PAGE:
That message ran counter to the optimistic assertions in recent days from the White House.
New Zealand reported its first death from the coronavirus in more than three months.
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President Trump’s vaccine chief sees a ‘very, very low chance’ of a vaccine by Election Day.
Moncef Slaoui, the chief adviser for the White House vaccine program, said on Thursday that it was “extremely unlikely but not impossible” that a vaccine could be available by the end of October.
In an interview with National Public Radio, Dr. Slaoui said that the Centers for Disease Control and Prevention’s guidance to states to prepare for a vaccine as early as late October was “the right thing to do” in case a vaccine was ready by then. “It would be irresponsible not to be ready if that was the case,” he said, adding that he had only learned of the notification through the news media.
But Dr. Slaoui, the chief scientific adviser of the Trump administration’s coronavirus vaccine and treatment initiative, called Operation Warp Speed, described getting a vaccine by late October as a “very, very low chance.”
That message ran counter to optimistic assertions from the White House that a vaccine could be ready for distribution before Election Day in November. President Trump, during the Republican National Convention, said a vaccine could be ready “before the end of the year or maybe even sooner.”
Dr. Slaoui confirmed that the two main candidates, referred to as Vaccine A and Vaccine B by the C.D.C., were being developed by Pfizer and Moderna. He said there was “no intent” to introduce a vaccine before clinical trials were completed. The trials would only be completed when an independent safety monitoring board affirmed the effectiveness of the vaccine, he added.
The NPR interviewer, Mary Louise Kelly, raised the timing of a possible vaccine given in the documents the C.D.C. recently sent to public health officials, and asked whether its delivery was being motivated by political concerns.
“For us there is absolutely nothing to do with politics,” Dr. Slaoui responded, saying that those involved were working as hard as they could because so many people were dying of the coronavirus every day. “Many of us may or may not be supportive of this administration. It’s irrelevant, frankly.”
Though he expressed doubt that a vaccine would be ready by the end of October, Dr. Slaoui said, he firmly believed “that we will have a vaccine available before the end of the year and it will be available in quantities that can immunize patients, subjects at the highest risk.” That included the elderly and those working in jobs with high exposure to the virus.
He estimated that there would be enough of the vaccine by the end of the year to immunize “probably between 20 and 25 million people.” Manufacturing would be ramped up so that there would be enough doses to immunize the U.S. population “by the middle of 2021,” he said.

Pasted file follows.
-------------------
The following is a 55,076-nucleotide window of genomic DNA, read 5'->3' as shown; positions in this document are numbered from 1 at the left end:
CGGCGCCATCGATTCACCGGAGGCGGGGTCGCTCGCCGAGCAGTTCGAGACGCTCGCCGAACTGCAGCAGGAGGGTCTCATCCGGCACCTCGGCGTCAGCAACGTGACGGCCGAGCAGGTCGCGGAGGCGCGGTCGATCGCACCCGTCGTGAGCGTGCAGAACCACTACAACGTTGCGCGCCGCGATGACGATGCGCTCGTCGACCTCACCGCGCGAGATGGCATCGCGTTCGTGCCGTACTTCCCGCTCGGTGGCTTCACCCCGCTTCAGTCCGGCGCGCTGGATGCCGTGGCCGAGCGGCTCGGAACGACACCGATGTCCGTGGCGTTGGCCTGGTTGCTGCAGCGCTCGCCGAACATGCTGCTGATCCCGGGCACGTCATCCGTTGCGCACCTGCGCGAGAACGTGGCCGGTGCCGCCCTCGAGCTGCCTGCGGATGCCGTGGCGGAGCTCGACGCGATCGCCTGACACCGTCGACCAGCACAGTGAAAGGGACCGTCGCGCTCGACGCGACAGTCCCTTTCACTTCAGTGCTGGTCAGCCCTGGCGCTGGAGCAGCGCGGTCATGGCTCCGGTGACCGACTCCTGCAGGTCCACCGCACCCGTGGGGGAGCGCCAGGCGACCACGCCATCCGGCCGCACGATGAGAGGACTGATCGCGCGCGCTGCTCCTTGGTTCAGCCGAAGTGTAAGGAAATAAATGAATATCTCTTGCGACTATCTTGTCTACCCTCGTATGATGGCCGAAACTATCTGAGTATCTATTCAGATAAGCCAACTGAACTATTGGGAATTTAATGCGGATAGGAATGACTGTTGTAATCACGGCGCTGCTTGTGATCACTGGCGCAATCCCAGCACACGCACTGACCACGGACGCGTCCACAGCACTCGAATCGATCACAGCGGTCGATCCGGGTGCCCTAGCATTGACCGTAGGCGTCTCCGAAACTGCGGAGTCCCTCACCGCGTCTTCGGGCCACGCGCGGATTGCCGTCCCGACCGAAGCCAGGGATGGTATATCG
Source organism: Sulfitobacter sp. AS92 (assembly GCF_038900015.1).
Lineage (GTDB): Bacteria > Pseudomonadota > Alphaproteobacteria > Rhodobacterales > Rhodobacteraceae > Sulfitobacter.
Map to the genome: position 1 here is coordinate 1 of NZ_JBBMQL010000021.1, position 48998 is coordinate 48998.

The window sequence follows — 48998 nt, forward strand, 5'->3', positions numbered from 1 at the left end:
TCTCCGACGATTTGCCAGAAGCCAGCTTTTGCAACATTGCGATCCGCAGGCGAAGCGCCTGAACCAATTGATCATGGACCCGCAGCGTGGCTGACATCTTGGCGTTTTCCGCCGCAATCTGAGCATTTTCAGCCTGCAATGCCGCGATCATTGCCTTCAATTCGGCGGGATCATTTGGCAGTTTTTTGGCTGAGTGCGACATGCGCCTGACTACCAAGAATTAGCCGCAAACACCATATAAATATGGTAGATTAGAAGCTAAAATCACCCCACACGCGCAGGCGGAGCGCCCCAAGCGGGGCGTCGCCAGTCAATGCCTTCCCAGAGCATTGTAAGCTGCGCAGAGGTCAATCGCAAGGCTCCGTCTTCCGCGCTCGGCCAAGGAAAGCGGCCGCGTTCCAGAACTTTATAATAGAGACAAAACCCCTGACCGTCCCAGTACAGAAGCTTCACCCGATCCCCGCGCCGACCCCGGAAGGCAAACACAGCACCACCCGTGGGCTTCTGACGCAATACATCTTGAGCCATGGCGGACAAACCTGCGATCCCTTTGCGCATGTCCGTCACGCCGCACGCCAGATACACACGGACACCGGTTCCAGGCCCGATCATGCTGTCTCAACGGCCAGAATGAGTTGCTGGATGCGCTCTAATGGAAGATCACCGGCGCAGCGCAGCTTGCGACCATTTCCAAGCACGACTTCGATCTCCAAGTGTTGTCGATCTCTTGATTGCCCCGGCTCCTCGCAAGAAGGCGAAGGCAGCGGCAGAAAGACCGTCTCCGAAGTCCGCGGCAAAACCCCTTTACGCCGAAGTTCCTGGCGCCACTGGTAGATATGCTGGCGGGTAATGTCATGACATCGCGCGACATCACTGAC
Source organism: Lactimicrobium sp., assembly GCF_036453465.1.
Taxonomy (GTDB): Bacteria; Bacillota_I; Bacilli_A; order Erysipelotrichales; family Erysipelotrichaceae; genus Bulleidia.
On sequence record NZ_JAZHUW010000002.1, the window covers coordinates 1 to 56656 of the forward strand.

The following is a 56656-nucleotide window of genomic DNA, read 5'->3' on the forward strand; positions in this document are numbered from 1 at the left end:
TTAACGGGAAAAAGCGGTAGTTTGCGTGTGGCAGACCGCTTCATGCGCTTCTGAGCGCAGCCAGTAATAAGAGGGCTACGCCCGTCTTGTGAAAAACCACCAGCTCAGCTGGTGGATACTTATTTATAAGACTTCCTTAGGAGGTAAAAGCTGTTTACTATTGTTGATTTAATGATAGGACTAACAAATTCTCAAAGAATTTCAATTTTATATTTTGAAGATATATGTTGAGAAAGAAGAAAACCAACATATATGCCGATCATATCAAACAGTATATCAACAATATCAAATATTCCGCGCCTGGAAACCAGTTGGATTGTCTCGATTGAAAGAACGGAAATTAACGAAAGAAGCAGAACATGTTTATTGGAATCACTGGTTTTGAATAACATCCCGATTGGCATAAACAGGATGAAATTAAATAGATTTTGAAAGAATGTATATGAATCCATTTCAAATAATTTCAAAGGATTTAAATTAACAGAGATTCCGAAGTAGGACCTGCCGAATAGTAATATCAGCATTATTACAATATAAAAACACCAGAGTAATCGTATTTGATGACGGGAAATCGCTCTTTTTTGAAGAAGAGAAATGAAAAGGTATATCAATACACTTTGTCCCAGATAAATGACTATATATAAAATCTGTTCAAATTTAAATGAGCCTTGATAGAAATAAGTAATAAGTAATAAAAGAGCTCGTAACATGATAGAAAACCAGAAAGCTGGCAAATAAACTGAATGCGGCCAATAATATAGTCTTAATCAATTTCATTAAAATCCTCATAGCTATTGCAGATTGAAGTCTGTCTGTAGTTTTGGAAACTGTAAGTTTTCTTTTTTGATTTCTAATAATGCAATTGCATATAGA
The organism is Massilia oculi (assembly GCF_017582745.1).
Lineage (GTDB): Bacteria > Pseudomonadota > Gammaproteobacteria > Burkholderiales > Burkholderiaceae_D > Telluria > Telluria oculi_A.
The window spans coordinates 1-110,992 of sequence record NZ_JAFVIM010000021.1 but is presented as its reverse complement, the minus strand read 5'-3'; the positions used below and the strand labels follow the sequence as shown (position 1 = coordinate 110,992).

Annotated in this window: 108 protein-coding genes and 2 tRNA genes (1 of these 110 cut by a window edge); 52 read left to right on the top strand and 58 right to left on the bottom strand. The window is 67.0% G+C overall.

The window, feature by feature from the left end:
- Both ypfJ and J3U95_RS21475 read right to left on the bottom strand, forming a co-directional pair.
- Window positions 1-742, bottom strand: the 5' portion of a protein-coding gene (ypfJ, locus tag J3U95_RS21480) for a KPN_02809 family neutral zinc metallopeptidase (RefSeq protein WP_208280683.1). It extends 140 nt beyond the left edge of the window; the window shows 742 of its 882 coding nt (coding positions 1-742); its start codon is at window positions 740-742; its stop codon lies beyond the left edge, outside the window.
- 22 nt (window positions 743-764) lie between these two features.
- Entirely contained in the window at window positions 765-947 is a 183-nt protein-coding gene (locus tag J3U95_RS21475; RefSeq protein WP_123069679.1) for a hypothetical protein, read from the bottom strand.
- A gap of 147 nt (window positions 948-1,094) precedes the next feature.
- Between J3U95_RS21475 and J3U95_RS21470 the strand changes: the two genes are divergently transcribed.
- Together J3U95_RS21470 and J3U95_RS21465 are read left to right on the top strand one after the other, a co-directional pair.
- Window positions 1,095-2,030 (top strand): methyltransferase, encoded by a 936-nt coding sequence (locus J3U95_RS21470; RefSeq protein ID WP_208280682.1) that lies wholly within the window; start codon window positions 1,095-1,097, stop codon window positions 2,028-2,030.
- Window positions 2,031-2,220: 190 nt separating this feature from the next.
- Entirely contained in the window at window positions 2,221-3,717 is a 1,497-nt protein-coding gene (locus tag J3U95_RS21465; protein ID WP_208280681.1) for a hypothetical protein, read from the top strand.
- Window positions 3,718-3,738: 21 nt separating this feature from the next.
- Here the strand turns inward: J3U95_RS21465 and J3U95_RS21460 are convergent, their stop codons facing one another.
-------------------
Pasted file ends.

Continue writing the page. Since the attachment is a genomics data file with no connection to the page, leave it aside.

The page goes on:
The virus forces millions out of Latin America’s universities, reversing years of progress.
Over the past two decades, millions of young people in Latin America became the first in their families to go to college, a historic expansion that promised to propel a generation into the professional class and transform the region.
But as the pandemic grips the region, killing hundreds of thousands and devastating economies, an alarming reversal is underway: Millions of university students are leaving their studies, according to the Inter-American Development Bank.
For example, enrollment is expected to drop by as much as 25 percent in Colombia by the end of the year, with similar numbers expected in other countries.
The exodus threatens decades of achievement that helped move entire communities out of poverty.
Since the early 2000s, enormous investment in elementary and high school programs — and a decision to build new universities — helped higher education enrollment across Latin America more than double, according to the World Bank.
As the health crisis deepened, The New York Times spent weeks speaking to students, parents, professors, officials and university rectors across Colombia.
Amid lockdowns, youth unemployment has spiked, and many students cannot pay tuition, which even at public schools can cost anywhere from one to eight times the monthly minimum wage.
Most courses have moved online, but millions do not have internet, or even a reliable cellphone connection.
Some students said they were going hungry to pay for data, while others hid in stairwells to steal Wi-Fi from neighbors.
At the Universidad Nacional, a prestigious public university in the capital, Bogotá, several students went on hunger strike on Aug. 10, camping out in a dozen tents on the otherwise empty campus, calling on the government to cover their tuition as their families hit bottom.
“I don’t see any other way to pay for the semester,” said Gabriela Delgado, 22, a music student and hunger striker.
For weeks she slept in a tent between the economics and humanities buildings, shuffling to daily medical check-ins. When she had the energy, she pulled out her cello to play fragments of Bach for fellow protesters.
The strike ended on Aug. 28 without the government’s having met their demands.
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